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A bad case of footy fever


A bad case of footy fever

Richard O’Leary hopes this could be the year his beloved footy team, Parramatta, breaks its three-decade drought.

The footy is back and my health is already suffering, mainly my mental wellbeing, but I’ve also had a serious case of premature exhilaration.

But I will start with the good news – the Broncos lost (please send complaints to the Editor). I know, I know, everyone goes for Brisbane, so I’m not making myself any friends, but some of us have to follow the other teams, and don’t worry my comeuppance will come soon enough.

But Friday morning was good, I started the footy season in my usual form, a sledge disguised as a question.

“Didn’t catch the game last night, who won?”

My Broncos-loving work colleague told me in no uncertain terms who had triumphed the night before, and this is one of the great things about this time of the year, the banter and the death threats.

To add spice to the season, I also compete in one of the NRL fantasy comps – for those of you who actually have a life I’ll describe it for you. Each coach gets to pick a team from all the players in the comp, but you have to stay within the salary cap.

After each game, your team is awarded points for each player and by the end of the round you have a total score, which allows you to boast, or cower in the cupboard, depending on how you went.
That’s right, it’s basically a kids’ game that adults take very seriously.

Humblebrag coming up… now last year I finished 191st out of more than a hundred thousand players, so I thought I’d give it a real crack this year and try and win.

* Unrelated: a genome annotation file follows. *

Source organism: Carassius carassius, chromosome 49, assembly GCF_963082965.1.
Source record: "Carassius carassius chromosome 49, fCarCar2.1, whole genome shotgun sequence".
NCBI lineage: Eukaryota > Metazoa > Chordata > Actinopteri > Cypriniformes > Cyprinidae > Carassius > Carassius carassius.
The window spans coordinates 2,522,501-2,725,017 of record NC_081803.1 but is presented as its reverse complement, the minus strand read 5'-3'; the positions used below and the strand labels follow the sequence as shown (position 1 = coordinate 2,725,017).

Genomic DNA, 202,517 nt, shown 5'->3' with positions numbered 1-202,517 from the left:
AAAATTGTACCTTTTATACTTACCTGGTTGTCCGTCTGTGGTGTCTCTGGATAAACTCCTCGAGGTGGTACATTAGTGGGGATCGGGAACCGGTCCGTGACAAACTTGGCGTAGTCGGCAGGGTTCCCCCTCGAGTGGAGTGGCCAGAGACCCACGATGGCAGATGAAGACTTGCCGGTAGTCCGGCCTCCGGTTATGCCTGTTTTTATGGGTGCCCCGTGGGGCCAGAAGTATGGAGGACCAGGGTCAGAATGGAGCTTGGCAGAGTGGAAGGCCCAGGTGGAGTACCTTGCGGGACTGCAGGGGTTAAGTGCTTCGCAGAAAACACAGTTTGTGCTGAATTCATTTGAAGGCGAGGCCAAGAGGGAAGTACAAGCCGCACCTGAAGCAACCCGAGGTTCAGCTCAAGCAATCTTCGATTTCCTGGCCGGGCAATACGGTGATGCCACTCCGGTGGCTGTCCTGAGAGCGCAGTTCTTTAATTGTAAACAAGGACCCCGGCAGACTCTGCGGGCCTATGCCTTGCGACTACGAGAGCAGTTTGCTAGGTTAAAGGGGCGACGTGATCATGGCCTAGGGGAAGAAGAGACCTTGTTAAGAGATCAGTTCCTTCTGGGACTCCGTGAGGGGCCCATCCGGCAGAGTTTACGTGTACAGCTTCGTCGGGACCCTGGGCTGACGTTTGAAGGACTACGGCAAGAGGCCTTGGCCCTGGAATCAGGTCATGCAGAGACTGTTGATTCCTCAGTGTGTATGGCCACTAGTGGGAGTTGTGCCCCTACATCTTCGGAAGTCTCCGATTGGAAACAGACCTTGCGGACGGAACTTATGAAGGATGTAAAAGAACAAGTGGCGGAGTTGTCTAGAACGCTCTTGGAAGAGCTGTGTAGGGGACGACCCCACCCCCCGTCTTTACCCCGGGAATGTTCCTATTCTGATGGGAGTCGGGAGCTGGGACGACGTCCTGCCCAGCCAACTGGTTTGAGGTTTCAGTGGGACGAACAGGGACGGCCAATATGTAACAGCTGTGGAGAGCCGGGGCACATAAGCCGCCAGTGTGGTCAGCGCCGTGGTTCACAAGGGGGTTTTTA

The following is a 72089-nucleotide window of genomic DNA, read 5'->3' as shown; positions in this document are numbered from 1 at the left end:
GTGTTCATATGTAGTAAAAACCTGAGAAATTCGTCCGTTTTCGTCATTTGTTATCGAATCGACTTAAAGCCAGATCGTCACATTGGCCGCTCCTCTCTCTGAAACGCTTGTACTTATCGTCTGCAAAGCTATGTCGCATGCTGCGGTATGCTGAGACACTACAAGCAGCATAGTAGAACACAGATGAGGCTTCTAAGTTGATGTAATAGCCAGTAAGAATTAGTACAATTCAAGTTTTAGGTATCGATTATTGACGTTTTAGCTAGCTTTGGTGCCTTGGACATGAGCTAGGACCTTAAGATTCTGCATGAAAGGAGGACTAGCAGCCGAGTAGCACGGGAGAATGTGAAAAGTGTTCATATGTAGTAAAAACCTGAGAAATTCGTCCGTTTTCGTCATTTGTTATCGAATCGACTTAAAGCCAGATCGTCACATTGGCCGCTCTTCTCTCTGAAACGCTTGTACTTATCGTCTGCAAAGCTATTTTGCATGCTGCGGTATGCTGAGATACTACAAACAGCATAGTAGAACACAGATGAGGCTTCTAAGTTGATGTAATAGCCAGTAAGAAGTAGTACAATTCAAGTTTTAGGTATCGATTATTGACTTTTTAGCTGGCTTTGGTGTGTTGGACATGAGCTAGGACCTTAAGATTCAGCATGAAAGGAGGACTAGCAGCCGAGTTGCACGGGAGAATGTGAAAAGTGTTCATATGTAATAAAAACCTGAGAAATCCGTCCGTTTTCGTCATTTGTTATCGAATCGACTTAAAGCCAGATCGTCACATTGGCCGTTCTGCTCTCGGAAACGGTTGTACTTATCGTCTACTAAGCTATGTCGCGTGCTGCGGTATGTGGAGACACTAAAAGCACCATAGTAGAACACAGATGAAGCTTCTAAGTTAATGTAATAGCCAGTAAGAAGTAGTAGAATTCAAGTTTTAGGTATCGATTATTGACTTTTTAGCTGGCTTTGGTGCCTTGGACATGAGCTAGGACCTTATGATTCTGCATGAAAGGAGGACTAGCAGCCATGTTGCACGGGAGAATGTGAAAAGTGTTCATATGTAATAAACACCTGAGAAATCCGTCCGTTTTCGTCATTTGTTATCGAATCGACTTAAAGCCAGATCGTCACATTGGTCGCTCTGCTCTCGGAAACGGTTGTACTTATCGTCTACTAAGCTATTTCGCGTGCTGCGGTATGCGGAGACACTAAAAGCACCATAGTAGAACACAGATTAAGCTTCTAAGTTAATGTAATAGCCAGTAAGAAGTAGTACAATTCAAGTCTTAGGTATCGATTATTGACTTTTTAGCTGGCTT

Unfortunately, after a few games it became very clear that all those hours I’d spent studying the stats and match-ups were more or less wasted, so by Sunday I had turned my back on the fantasy form of the game for the real thing.

Now, regular followers of this column would know that I’m a mad Parra fan and after finishing fourth last year, and with the return of the prodigal son Jarryd Hayne, I was confident we could go even better this year and finally break the three-decade drought that has haunted my twenties, thirties and half my forties.

The blue and golds provided the perfect start, going out to a 14-point lead in the first half, but my exuberance proved painfully optimistic, with my team wilting in the Sydney sun to be pummelled by Penrith.

They say the Premiership is not won in March, but this is already feeling like a very long season.


Richard O’Leary is a journalist, a political advisor and a father who knows there’s a deeper meaning to life but struggles to find it.

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